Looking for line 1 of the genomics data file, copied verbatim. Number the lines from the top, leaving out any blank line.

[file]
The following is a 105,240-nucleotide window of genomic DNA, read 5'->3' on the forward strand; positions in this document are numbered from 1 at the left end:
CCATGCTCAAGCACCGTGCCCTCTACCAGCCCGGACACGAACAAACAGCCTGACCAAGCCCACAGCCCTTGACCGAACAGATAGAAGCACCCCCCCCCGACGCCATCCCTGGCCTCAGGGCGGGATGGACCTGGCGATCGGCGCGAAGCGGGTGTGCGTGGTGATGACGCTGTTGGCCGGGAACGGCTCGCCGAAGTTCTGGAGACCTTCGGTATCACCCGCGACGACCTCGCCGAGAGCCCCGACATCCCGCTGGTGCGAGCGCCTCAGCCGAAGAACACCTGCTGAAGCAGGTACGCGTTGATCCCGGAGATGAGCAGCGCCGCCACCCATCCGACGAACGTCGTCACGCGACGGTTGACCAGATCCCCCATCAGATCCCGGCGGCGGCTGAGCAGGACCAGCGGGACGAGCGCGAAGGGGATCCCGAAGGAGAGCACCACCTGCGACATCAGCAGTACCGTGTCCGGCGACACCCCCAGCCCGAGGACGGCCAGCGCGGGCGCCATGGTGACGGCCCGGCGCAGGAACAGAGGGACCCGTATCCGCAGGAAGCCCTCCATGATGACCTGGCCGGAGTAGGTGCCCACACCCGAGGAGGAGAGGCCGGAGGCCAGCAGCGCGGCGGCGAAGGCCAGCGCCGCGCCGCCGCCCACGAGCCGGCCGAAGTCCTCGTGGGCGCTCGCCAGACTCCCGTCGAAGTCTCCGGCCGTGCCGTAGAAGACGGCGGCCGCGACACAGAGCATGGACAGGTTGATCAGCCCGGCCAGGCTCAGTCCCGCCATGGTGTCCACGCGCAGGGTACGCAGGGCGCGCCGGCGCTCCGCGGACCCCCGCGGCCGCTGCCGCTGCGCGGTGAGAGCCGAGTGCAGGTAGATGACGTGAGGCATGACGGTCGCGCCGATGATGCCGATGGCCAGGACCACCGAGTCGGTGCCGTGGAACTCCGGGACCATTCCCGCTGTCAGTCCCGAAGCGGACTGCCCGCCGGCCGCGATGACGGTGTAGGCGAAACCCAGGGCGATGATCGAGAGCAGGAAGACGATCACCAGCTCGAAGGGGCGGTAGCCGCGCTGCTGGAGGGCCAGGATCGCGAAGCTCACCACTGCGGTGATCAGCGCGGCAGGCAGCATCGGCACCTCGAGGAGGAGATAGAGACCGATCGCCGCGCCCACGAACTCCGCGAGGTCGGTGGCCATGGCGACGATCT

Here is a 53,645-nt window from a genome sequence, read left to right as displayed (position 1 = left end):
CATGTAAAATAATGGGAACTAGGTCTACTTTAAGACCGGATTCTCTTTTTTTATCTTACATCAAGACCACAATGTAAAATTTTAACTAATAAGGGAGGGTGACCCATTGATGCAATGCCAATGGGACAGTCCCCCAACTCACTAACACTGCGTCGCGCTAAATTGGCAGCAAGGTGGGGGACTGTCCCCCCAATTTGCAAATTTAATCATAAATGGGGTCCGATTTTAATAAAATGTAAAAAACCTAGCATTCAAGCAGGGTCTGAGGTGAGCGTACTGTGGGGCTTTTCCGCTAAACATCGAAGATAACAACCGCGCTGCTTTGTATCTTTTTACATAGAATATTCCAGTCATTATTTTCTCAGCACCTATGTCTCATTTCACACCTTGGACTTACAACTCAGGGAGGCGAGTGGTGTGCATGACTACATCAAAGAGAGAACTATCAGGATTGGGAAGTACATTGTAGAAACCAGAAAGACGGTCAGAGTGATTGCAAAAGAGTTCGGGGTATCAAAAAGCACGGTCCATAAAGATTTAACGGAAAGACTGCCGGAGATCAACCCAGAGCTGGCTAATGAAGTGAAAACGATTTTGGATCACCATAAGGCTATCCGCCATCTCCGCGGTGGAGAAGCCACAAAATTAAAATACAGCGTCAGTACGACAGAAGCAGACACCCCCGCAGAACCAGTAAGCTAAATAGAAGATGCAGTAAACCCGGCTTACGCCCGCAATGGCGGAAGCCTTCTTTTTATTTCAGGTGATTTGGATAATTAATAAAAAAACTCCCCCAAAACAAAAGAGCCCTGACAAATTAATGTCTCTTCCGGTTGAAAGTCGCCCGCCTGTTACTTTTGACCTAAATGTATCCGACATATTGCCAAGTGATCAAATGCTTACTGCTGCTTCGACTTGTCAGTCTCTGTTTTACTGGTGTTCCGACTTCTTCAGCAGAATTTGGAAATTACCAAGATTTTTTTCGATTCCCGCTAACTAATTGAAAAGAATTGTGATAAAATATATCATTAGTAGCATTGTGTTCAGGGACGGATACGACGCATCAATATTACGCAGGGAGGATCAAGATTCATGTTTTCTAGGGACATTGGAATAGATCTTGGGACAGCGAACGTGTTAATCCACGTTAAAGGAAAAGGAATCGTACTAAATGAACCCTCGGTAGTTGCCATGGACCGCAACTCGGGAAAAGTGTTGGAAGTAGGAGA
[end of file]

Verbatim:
The following is a 105,240-nucleotide window of genomic DNA, read 5'->3' on the forward strand; positions in this document are numbered from 1 at the left end: